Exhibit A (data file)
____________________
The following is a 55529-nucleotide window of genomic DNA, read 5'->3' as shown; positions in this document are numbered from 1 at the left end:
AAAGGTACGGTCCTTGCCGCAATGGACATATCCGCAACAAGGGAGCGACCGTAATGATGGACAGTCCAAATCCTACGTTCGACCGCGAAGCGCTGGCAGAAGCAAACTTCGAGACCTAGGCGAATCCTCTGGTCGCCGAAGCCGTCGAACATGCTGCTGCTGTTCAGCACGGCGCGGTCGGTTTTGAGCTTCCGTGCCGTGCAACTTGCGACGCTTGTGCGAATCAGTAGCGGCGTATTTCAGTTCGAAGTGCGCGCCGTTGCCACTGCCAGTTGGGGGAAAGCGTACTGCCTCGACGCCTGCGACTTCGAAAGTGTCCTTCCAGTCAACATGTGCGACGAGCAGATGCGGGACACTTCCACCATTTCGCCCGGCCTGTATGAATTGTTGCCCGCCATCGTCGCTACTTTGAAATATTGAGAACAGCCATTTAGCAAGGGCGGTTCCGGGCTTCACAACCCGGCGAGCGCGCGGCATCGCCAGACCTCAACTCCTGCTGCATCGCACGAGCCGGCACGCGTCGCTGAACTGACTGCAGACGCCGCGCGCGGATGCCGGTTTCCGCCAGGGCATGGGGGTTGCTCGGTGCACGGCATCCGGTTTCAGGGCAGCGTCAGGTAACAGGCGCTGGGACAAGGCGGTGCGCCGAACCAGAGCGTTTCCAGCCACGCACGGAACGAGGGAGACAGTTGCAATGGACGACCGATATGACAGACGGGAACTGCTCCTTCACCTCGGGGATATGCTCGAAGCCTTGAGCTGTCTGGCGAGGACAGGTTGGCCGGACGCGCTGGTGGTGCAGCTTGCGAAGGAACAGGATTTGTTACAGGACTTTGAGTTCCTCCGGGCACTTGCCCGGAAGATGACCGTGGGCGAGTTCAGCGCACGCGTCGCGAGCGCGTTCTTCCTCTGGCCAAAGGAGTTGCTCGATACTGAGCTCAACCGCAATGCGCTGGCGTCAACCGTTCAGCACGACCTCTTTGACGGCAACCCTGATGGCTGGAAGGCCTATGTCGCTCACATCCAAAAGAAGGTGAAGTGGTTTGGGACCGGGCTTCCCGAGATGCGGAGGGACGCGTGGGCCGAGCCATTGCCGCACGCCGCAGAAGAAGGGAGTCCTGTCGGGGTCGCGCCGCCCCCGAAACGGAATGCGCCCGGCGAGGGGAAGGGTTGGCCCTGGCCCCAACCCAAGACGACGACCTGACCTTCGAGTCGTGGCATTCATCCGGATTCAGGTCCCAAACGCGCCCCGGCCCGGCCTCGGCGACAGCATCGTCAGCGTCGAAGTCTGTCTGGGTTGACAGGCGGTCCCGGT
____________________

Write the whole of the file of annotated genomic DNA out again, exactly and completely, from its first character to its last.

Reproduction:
The following is a 55529-nucleotide window of genomic DNA, read 5'->3' as shown; positions in this document are numbered from 1 at the left end:
AAAGGTACGGTCCTTGCCGCAATGGACATATCCGCAACAAGGGAGCGACCGTAATGATGGACAGTCCAAATCCTACGTTCGACCGCGAAGCGCTGGCAGAAGCAAACTTCGAGACCTAGGCGAATCCTCTGGTCGCCGAAGCCGTCGAACATGCTGCTGCTGTTCAGCACGGCGCGGTCGGTTTTGAGCTTCCGTGCCGTGCAACTTGCGACGCTTGTGCGAATCAGTAGCGGCGTATTTCAGTTCGAAGTGCGCGCCGTTGCCACTGCCAGTTGGGGGAAAGCGTACTGCCTCGACGCCTGCGACTTCGAAAGTGTCCTTCCAGTCAACATGTGCGACGAGCAGATGCGGGACACTTCCACCATTTCGCCCGGCCTGTATGAATTGTTGCCCGCCATCGTCGCTACTTTGAAATATTGAGAACAGCCATTTAGCAAGGGCGGTTCCGGGCTTCACAACCCGGCGAGCGCGCGGCATCGCCAGACCTCAACTCCTGCTGCATCGCACGAGCCGGCACGCGTCGCTGAACTGACTGCAGACGCCGCGCGCGGATGCCGGTTTCCGCCAGGGCATGGGGGTTGCTCGGTGCACGGCATCCGGTTTCAGGGCAGCGTCAGGTAACAGGCGCTGGGACAAGGCGGTGCGCCGAACCAGAGCGTTTCCAGCCACGCACGGAACGAGGGAGACAGTTGCAATGGACGACCGATATGACAGACGGGAACTGCTCCTTCACCTCGGGGATATGCTCGAAGCCTTGAGCTGTCTGGCGAGGACAGGTTGGCCGGACGCGCTGGTGGTGCAGCTTGCGAAGGAACAGGATTTGTTACAGGACTTTGAGTTCCTCCGGGCACTTGCCCGGAAGATGACCGTGGGCGAGTTCAGCGCACGCGTCGCGAGCGCGTTCTTCCTCTGGCCAAAGGAGTTGCTCGATACTGAGCTCAACCGCAATGCGCTGGCGTCAACCGTTCAGCACGACCTCTTTGACGGCAACCCTGATGGCTGGAAGGCCTATGTCGCTCACATCCAAAAGAAGGTGAAGTGGTTTGGGACCGGGCTTCCCGAGATGCGGAGGGACGCGTGGGCCGAGCCATTGCCGCACGCCGCAGAAGAAGGGAGTCCTGTCGGGGTCGCGCCGCCCCCGAAACGGAATGCGCCCGGCGAGGGGAAGGGTTGGCCCTGGCCCCAACCCAAGACGACGACCTGACCTTCGAGTCGTGGCATTCATCCGGATTCAGGTCCCAAACGCGCCCCGGCCCGGCCTCGGCGACAGCATCGTCAGCGTCGAAGTCTGTCTGGGTTGACAGGCGGTCCCGGT